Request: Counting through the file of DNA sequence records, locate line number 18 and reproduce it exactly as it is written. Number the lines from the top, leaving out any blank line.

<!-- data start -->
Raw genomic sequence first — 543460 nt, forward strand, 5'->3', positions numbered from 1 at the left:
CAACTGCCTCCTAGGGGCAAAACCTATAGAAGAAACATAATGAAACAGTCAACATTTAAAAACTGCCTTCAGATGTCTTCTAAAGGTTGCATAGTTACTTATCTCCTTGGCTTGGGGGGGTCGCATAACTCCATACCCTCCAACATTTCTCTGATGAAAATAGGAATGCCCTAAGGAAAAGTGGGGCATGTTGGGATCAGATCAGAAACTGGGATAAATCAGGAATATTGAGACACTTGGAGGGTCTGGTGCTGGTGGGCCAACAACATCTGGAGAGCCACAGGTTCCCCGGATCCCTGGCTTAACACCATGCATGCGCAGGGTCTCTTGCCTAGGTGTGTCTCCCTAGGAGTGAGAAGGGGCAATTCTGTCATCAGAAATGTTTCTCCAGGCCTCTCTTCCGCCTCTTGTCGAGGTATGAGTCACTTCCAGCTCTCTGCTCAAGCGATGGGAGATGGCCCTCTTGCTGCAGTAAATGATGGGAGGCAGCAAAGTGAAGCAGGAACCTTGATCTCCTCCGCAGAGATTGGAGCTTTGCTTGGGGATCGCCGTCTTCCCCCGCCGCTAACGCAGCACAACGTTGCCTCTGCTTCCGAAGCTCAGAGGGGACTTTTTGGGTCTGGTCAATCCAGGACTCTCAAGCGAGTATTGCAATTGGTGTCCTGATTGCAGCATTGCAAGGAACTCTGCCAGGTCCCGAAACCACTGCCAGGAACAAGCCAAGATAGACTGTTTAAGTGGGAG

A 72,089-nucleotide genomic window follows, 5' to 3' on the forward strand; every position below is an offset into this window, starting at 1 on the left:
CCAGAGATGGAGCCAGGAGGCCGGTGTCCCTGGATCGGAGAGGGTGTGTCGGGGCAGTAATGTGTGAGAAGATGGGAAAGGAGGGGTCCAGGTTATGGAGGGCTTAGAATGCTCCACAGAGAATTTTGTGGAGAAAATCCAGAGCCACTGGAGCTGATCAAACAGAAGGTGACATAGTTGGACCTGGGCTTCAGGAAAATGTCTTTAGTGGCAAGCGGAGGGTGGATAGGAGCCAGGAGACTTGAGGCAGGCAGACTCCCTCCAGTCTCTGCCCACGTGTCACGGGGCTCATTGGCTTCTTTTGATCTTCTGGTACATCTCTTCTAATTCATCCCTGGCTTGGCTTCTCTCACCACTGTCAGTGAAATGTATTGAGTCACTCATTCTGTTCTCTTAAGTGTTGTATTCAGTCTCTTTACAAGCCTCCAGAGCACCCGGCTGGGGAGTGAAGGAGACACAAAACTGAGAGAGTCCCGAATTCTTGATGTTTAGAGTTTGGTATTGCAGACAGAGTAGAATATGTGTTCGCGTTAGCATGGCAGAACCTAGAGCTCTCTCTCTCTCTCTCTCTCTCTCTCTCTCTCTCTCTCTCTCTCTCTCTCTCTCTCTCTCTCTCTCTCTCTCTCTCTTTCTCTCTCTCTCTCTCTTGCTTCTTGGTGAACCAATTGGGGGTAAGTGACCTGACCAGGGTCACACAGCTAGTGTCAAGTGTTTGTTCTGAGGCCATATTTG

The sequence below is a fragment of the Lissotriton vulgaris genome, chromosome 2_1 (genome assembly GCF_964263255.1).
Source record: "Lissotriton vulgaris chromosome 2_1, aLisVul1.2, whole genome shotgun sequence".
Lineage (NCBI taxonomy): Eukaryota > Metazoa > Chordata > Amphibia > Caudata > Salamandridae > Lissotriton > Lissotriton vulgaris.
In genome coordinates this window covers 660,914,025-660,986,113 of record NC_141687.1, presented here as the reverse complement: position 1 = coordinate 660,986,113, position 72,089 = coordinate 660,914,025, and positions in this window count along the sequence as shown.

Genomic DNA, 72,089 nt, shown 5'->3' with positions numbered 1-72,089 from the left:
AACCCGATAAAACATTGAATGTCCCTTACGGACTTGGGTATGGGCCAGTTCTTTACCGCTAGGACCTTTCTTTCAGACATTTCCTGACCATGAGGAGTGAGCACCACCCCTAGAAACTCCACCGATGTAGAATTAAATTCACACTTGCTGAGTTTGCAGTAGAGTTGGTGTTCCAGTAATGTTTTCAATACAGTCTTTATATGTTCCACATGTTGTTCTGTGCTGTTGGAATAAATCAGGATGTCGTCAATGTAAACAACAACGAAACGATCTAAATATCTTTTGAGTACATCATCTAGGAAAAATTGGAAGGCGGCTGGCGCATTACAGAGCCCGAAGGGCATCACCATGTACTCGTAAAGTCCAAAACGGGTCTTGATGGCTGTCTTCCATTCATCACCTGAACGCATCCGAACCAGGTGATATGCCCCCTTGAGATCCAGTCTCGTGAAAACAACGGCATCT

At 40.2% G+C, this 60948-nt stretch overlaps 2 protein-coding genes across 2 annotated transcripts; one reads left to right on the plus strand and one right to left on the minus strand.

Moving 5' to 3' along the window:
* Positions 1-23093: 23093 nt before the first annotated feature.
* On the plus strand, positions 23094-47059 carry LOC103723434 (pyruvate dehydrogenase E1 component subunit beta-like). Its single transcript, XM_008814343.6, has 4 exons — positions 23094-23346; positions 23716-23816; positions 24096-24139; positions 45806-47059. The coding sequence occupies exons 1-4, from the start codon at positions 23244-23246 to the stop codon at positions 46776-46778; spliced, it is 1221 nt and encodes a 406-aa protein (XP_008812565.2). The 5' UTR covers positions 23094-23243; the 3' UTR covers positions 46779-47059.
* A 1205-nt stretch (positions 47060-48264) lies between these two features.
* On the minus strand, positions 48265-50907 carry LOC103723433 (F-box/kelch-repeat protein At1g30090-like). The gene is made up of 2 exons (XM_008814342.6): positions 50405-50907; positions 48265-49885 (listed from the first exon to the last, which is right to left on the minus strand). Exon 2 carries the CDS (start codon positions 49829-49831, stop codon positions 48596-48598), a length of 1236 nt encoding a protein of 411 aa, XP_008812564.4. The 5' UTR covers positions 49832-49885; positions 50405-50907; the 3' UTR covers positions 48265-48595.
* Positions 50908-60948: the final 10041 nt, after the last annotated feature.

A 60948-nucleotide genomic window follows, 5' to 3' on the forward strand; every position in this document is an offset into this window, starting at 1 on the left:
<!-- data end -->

A 60948-nucleotide genomic window follows, 5' to 3' on the forward strand; every position in this document is an offset into this window, starting at 1 on the left: